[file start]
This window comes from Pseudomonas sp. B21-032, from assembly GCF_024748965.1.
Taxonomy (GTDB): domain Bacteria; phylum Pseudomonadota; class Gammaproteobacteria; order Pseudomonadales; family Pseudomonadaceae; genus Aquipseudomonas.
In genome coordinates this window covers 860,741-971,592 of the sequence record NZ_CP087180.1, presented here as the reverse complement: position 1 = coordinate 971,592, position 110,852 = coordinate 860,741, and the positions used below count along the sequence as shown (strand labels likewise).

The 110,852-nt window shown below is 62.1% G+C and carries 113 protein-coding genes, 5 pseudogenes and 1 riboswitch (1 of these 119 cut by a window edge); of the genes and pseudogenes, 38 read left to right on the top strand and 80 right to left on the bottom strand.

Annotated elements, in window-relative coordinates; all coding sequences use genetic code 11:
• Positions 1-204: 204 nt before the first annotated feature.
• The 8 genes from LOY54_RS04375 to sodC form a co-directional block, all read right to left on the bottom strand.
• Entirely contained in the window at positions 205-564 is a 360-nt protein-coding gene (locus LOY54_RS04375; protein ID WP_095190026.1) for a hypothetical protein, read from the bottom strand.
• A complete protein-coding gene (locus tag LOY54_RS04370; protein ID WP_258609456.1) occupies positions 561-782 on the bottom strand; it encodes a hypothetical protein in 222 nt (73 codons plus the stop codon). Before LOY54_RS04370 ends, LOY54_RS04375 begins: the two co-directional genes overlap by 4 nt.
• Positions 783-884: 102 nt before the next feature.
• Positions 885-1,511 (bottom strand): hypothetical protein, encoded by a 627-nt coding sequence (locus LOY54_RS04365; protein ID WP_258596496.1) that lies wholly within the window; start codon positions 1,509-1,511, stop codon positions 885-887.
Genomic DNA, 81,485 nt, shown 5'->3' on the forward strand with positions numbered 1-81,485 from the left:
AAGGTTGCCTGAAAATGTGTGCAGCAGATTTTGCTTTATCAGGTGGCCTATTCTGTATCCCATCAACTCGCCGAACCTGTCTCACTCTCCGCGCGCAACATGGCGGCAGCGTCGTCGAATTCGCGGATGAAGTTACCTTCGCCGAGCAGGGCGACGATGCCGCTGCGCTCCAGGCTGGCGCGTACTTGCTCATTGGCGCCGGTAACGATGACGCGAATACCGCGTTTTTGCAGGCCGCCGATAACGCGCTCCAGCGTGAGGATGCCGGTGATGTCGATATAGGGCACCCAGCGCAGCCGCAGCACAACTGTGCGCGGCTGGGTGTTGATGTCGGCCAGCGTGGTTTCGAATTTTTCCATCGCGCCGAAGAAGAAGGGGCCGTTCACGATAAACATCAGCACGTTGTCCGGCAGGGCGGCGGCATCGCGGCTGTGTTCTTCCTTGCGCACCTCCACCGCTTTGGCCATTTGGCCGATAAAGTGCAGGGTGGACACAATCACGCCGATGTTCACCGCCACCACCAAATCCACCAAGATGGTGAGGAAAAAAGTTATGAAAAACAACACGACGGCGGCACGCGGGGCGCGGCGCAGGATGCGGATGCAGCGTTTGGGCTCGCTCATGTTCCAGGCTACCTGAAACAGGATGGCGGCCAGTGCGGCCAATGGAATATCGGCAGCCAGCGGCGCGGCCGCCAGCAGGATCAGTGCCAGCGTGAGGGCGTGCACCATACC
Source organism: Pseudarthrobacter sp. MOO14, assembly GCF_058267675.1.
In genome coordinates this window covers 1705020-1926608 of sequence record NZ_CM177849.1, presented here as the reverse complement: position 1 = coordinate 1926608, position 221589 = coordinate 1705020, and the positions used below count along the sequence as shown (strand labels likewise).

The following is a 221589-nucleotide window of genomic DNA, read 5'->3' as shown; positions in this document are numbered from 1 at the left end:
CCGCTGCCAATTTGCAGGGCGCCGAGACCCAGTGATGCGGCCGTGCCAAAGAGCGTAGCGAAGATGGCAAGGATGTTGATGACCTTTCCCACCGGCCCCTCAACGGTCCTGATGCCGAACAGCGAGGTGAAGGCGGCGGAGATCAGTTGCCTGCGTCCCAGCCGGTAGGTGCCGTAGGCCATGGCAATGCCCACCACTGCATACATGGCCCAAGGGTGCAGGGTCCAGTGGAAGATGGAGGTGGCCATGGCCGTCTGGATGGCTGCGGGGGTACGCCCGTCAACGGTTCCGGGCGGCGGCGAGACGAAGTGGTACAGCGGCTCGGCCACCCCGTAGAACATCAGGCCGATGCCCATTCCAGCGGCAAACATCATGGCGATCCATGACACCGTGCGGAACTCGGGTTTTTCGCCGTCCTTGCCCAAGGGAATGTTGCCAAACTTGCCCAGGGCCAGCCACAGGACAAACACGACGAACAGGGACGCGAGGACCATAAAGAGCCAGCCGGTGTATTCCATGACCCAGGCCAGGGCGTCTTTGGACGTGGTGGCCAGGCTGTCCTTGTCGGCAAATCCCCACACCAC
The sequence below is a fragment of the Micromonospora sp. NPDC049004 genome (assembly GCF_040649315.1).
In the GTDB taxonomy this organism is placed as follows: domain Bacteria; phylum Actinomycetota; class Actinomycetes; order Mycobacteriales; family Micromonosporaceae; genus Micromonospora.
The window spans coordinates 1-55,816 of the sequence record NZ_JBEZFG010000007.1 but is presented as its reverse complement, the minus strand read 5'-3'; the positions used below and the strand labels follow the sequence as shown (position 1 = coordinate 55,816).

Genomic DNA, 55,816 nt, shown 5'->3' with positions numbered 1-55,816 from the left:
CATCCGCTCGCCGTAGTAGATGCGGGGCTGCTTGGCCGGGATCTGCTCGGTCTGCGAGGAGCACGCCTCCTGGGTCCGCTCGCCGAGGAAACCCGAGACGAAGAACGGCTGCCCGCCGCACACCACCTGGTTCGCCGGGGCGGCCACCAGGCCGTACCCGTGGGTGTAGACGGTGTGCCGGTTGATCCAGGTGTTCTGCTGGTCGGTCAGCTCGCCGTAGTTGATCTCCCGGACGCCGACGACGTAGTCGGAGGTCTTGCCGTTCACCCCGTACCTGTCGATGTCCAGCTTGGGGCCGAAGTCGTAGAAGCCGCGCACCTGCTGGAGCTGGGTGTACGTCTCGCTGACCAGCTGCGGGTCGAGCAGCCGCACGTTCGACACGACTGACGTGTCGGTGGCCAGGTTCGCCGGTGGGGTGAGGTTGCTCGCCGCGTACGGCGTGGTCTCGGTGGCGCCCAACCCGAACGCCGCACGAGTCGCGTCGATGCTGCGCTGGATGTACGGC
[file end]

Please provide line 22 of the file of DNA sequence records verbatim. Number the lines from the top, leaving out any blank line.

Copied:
CATCCGCTCGCCGTAGTAGATGCGGGGCTGCTTGGCCGGGATCTGCTCGGTCTGCGAGGAGCACGCCTCCTGGGTCCGCTCGCCGAGGAAACCCGAGACGAAGAACGGCTGCCCGCCGCACACCACCTGGTTCGCCGGGGCGGCCACCAGGCCGTACCCGTGGGTGTAGACGGTGTGCCGGTTGATCCAGGTGTTCTGCTGGTCGGTCAGCTCGCCGTAGTTGATCTCCCGGACGCCGACGACGTAGTCGGAGGTCTTGCCGTTCACCCCGTACCTGTCGATGTCCAGCTTGGGGCCGAAGTCGTAGAAGCCGCGCACCTGCTGGAGCTGGGTGTACGTCTCGCTGACCAGCTGCGGGTCGAGCAGCCGCACGTTCGACACGACTGACGTGTCGGTGGCCAGGTTCGCCGGTGGGGTGAGGTTGCTCGCCGCGTACGGCGTGGTCTCGGTGGCGCCCAACCCGAACGCCGCACGAGTCGCGTCGATGCTGCGCTGGATGTACGGC